Ultrasonography of the diaphragm is the subject of a growing interest in the intensive care unit (ICU) setting [1–6]. Observing the diaphragm in its zone of apposition allows measurement of its thickness and computation of its thickening fraction (TFdi), which depends on diaphragmatic activity [3] and reflects the diaphragm work of breathing [1]. A recent study showed that the TFdi correlated well with the endotracheal pressure variation generated by phrenic stimulation [6]. This index was also proposed for clinical evaluation of diaphragm weakness to detect ventilator-induced diaphragmatic dysfunction (VIDD) and pre...
Source: European Respiratory Journal - September 20, 2017 Category: Respiratory Medicine Authors: Vivier, E., Roche-Campo, F., Brochard, L., Mekontso Dessap, A. Tags: Acute lung injury and critical care Original Articles: Research letters Source Type: research

Evaluation of criteria for exercise-induced pulmonary hypertension in patients with resting pulmonary hypertension
Owing to the lack of a suitable definition, exercise criteria for the diagnosis of pulmonary hypertension (PH) were removed from consensus guidelines following the 4th World Pulmonary Hypertension Symposium in 2008 [1] and have remained absent following the 5th World Symposium [2] and recent European Cardiology Society/European Respiratory Society guidelines [3]. Nonetheless, there remains significant interest in properly defining an abnormal pulmonary vascular response to exercise [4–6]. (Source: European Respiratory Journal)
Source: European Respiratory Journal - September 20, 2017 Category: Respiratory Medicine Authors: Mullin, C. J., Hsu, S., Amancherla, K., Wand, A., Rhodes, P., Leary, P. J., Mukherjee, M., Damico, R. L., Kolb, T. M., Mathai, S. C., Hassoun, P. M., Tedford, R. J. Tags: Pulmonary vascular disease Original Articles: Research letters Source Type: research

TRPA1 activation in a human sensory neuronal model: relevance to cough hypersensitivity?
The cough reflex becomes hyperresponsive in acute and chronic respiratory diseases, but understanding the underlying mechanism is hampered by difficulty accessing human tissue containing both nerve endings and neuronal cell bodies. We refined an adult stem cell sensory neuronal model to overcome the limited availability of human neurones and applied the model to study transient receptor potential ankyrin 1 (TRPA1) channel expression and activation. Human dental pulp stem cells (hDPSCs) were differentiated towards a neuronal phenotype, termed peripheral neuronal equivalents (PNEs). Using molecular and immunohistochemical te...
Source: European Respiratory Journal - September 20, 2017 Category: Respiratory Medicine Authors: Clarke, R., Monaghan, K., About, I., Griffin, C. S., Sergeant, G. P., El Karim, I., McGeown, J. G., Cosby, S. L., Curtis, T. M., McGarvey, L. P., Lundy, F. T. Tags: Mechanisms of lung disease Original Articles: Cough Source Type: research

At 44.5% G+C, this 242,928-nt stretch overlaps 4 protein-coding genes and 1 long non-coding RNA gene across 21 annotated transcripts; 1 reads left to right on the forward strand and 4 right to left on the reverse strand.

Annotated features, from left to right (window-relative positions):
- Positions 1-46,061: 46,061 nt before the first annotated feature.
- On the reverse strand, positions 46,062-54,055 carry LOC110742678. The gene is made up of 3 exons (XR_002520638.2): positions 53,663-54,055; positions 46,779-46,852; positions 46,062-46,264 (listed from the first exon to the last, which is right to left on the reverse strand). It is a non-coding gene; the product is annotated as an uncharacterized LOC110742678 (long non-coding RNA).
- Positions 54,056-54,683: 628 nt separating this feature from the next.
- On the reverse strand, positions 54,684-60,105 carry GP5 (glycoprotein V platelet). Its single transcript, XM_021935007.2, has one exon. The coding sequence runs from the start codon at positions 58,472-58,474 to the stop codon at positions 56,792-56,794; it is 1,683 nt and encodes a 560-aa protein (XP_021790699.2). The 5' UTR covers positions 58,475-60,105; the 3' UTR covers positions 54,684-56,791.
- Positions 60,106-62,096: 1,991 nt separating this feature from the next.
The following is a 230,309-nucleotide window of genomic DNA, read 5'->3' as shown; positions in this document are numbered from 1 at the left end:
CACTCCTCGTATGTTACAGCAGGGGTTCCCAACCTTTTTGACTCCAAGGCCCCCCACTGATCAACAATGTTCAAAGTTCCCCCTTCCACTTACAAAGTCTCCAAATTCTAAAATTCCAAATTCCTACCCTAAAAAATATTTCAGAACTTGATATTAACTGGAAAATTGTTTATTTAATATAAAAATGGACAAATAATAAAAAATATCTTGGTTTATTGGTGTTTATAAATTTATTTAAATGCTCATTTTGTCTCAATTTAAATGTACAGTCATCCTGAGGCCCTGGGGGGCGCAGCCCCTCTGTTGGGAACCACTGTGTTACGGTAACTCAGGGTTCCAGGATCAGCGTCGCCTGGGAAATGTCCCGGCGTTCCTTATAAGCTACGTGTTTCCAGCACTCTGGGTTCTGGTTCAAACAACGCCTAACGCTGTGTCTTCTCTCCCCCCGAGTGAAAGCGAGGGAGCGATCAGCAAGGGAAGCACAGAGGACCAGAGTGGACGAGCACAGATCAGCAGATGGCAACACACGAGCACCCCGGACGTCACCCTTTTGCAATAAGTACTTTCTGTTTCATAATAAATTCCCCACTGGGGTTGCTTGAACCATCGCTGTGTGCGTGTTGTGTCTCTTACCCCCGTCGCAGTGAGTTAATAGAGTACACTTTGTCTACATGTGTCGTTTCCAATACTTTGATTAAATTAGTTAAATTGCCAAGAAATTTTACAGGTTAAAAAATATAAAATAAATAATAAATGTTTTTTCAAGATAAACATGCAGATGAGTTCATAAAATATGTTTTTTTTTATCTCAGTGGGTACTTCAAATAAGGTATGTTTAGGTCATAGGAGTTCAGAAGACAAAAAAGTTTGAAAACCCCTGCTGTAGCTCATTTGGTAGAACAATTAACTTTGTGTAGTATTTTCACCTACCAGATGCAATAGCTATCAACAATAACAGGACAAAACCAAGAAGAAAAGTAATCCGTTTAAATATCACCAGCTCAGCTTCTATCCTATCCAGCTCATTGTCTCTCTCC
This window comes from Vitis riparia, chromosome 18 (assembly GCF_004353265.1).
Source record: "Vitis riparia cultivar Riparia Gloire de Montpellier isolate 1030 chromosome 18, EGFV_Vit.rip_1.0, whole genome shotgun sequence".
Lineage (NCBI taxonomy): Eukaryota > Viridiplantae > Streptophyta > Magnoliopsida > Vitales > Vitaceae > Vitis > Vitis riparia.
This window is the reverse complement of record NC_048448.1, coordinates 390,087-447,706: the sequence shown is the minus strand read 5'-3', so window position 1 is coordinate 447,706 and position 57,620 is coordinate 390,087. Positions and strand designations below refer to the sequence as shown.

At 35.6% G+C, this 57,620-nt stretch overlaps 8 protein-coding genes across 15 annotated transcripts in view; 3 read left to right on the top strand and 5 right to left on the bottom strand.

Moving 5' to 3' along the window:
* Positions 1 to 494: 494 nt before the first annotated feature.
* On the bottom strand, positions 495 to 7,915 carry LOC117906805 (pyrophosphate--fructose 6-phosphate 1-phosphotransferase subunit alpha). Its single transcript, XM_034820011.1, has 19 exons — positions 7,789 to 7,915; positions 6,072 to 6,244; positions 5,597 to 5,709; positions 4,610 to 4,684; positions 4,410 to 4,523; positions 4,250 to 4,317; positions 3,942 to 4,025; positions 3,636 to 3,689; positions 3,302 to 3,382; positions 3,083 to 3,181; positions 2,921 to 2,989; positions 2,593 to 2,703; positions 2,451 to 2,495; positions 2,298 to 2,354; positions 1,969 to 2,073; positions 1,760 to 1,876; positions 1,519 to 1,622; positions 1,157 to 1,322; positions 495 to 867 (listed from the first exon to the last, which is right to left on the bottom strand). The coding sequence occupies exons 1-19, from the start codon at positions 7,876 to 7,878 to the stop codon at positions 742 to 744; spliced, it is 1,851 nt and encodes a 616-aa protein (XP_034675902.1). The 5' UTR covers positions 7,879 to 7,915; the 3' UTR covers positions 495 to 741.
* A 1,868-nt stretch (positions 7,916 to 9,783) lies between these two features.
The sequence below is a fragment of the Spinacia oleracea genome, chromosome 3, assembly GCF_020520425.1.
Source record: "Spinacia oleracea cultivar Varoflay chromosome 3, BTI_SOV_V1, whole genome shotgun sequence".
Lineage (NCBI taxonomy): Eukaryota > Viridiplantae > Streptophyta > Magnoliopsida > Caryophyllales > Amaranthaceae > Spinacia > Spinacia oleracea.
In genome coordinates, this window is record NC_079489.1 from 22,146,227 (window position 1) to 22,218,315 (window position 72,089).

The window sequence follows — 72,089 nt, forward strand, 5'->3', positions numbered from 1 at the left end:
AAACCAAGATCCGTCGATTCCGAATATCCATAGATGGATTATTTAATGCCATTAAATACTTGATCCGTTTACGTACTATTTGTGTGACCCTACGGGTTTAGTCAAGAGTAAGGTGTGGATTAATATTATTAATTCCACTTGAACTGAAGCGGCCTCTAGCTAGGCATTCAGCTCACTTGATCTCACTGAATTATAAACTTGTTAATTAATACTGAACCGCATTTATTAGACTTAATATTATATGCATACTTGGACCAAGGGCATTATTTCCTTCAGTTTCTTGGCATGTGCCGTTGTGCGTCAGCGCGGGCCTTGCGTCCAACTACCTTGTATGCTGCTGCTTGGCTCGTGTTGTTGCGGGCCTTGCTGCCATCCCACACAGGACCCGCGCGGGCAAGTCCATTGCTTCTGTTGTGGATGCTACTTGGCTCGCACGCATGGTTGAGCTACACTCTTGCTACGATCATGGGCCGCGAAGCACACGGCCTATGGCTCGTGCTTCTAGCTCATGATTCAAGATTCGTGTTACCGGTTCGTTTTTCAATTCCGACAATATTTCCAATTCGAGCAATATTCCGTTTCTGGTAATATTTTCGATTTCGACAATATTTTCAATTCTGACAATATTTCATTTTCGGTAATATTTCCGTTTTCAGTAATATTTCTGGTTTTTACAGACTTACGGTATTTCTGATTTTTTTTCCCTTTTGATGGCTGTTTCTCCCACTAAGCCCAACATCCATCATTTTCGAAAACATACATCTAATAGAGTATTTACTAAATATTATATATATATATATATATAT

An invisible disease: severe asthma is more than just "bad asthma"
Severe asthma, although a small portion of all asthma, still impacts millions of patients worldwide. It drives more morbidity, mortality and costs than milder asthma [1, 2]. However, its human toll is much less appreciated. In their timely, moving article, Foster et al. [3] describe the enormous impact of severe asthma on patient's lives [4]. Interviewing 25 severe asthmatic patients, the authors identified four common themes, including those related to personal interactions, medications, isolation and adaptation of their life. The quotes are simple and pointed. For many reasons, much of this patient perspective has n...
Source: European Respiratory Journal - September 20, 2017 Category: Respiratory Medicine Authors: Wenzel, S. E., Brillhart, S., Nowack, K. Tags: Asthma and allergy Editorials Source Type: research

The validation of the sit-to-stand test for COPD patients
We read with interest the publication by Crook et al. [1] on the validation and responsive properties of the 1-min sit-to-stand (STS) test in patients with chronic obstructive pulmonary disease (COPD) undergoing pulmonary rehabilitation. The authors performed a comprehensive evaluation of the minimal clinical meaningful difference of the 1-min STS test. In our own dataset of patients from a multicentre study, this STS test exhibited similar level of reliability, intra-subject repeatability [2], and responsiveness to pulmonary rehabilitation with an estimated minimal important difference (MID) of three repetitions [3]....
Source: European Respiratory Journal - September 20, 2017 Category: Respiratory Medicine Authors: Chambellan, A., Nusinovici, S., Vaidya, T., Gourraud, P.-A., de Bisschop, C. Tags: COPD and smoking Original Articles: Correspondence Source Type: research

Two valves in the pharynx
Obstructive sleep apnoea (OSA) is caused by repetitive closure of the upper airway during sleep. While the retropalatal airway is reported to be the most collapsible site [1], any state-dependent segments within the upper airway are candidates for closure. Correct identification of the closure site in each OSA patient could lead to the development of individualised OSA treatment strategies [2]. In this issue of the European Respiratory Journal, Azarbarzin et al. [3] propose a model for prediction of epiglottic collapse for each breath by assessing the nasal airflow waveform in sleeping OSA patients. They employed a ma...